The student newspaper of Washington and Lee University

The Ring-tum Phi

The student newspaper of Washington and Lee University

The Ring-tum Phi

The student newspaper of Washington and Lee University

The Ring-tum Phi

One foundation, many lives: 200 years of history unfold at Structure Nine

The archaeology department is ensuring the memories of Liberty Hall Academy students and the enslaved people who lived on the land are preserved
Emma Malinak
Jesse Friedrichs, co-owner of New Dimension Masonry, explains how stones are cut and placed to replicate the 18th-century structure.

Structure Nine — once a dining hall that served the students of Liberty Hall Academy and later a hub for life and learning among enslaved plantation workers — is being restored as an outdoor classroom and community space.

Professor Donald Gaylord, research archaeologist and instructor of anthropology at Washington and Lee University, said complicated histories like these are the ones in most desperate need of preservation.

“This structure will be a place of contemplation, a place to think about that history that is, in fact, challenging,” he said. “These stories, if they aren’t told and retold through a variety of venues, can become hidden.”

Professors and students in the archaeology department are working with John and Jesse Friedrichs, a father and son team that own New Dimension Masonry, to rebuild and preserve Structure Nine this school year. The building, named for being the ninth structure researchers discovered on the former Liberty Hall Academy campus, sits in the valley behind the West Denny parking lot.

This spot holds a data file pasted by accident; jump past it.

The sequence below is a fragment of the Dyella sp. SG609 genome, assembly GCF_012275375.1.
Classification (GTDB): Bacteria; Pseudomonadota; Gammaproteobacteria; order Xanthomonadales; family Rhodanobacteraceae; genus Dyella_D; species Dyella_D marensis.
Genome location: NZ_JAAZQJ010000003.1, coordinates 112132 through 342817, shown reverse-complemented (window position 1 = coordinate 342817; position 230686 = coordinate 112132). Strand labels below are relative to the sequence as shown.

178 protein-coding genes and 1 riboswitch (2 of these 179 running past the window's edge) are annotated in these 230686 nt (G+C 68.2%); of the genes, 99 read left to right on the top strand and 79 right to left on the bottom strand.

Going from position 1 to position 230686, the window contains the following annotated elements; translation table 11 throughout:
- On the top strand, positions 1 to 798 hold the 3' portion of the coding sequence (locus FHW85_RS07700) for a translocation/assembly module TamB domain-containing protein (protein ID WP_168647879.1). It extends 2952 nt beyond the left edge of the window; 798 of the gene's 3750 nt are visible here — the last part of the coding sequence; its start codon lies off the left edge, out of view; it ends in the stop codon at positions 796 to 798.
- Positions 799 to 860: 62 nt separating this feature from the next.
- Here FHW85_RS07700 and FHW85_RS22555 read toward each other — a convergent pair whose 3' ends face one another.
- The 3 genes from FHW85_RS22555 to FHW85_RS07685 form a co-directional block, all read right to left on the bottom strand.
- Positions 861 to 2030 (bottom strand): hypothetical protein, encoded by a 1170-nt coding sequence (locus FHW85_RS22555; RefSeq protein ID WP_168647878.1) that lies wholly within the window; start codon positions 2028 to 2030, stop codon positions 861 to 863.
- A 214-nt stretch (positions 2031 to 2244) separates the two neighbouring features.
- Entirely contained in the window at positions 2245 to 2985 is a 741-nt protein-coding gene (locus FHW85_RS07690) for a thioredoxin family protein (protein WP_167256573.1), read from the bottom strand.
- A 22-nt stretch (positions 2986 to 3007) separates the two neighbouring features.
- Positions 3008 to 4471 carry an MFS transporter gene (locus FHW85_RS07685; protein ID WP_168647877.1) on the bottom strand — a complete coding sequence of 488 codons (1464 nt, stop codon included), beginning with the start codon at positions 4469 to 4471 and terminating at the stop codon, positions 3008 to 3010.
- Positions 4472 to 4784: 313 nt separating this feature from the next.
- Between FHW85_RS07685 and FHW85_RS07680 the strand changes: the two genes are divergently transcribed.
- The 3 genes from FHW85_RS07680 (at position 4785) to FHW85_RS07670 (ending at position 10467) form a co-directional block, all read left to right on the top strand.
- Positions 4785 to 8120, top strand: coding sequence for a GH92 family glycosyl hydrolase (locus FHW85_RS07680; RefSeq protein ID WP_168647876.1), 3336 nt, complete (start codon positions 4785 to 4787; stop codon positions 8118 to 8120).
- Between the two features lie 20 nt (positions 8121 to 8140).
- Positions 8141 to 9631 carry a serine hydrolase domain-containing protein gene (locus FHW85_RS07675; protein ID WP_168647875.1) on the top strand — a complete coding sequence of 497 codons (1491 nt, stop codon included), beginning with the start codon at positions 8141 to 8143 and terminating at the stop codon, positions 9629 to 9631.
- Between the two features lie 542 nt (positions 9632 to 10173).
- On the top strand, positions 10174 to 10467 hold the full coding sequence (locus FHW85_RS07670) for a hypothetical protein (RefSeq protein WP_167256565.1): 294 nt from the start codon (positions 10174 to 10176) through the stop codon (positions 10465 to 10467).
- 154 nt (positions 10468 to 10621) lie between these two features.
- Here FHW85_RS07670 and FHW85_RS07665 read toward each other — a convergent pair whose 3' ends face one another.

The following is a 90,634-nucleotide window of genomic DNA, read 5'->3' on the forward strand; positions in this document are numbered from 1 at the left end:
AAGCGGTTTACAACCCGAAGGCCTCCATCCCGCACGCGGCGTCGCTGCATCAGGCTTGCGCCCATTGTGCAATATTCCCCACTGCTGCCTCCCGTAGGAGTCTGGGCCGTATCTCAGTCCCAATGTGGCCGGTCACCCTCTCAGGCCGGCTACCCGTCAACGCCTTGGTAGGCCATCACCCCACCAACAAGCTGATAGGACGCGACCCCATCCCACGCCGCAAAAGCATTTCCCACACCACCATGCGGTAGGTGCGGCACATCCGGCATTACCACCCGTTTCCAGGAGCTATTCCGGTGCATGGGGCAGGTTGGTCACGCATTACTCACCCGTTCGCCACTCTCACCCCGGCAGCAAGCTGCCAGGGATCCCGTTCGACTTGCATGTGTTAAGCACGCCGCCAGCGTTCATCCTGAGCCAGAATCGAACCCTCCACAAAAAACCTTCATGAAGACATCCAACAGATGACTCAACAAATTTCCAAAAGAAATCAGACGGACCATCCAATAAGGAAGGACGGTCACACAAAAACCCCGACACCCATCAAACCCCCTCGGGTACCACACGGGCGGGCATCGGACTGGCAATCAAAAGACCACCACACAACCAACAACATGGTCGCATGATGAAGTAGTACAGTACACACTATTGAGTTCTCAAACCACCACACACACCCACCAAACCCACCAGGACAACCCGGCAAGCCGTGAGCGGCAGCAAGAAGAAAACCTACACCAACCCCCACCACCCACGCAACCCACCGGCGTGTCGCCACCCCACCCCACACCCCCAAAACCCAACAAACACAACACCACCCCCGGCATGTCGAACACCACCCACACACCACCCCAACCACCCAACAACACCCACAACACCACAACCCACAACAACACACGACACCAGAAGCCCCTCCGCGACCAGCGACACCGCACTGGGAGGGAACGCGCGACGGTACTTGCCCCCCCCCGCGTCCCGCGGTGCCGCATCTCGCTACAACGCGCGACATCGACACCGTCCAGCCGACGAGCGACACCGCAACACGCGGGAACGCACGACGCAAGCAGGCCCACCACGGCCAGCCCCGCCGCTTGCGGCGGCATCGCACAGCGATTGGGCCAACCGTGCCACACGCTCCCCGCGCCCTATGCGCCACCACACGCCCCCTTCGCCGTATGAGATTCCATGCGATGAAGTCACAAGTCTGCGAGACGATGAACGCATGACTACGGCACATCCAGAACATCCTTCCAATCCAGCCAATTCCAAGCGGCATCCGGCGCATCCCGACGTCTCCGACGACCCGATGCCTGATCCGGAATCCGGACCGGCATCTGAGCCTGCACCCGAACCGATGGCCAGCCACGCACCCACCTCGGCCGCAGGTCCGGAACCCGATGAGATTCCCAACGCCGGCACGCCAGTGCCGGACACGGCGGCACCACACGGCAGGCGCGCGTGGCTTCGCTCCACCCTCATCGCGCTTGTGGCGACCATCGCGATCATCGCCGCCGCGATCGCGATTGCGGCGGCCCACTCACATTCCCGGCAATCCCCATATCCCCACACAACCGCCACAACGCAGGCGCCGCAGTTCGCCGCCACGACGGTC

The more than $100,000 project will be finished by April, Gaylord said, to celebrate the archaeology department’s 50th anniversary.

When the restoration process began in September, Structure Nine was just “a pile of rock and dirt,” Jesse Friedrichs said. Since then, he and his father have been restoring the building using 18th-century construction practices and materials. They specialize in this kind of preservation, and have led projects elsewhere on campus as well as at historic sites across Virginia.

John Friedrichs said connecting with history through his job is always fascinating, but this site has been especially moving because of its complicated history of slavery.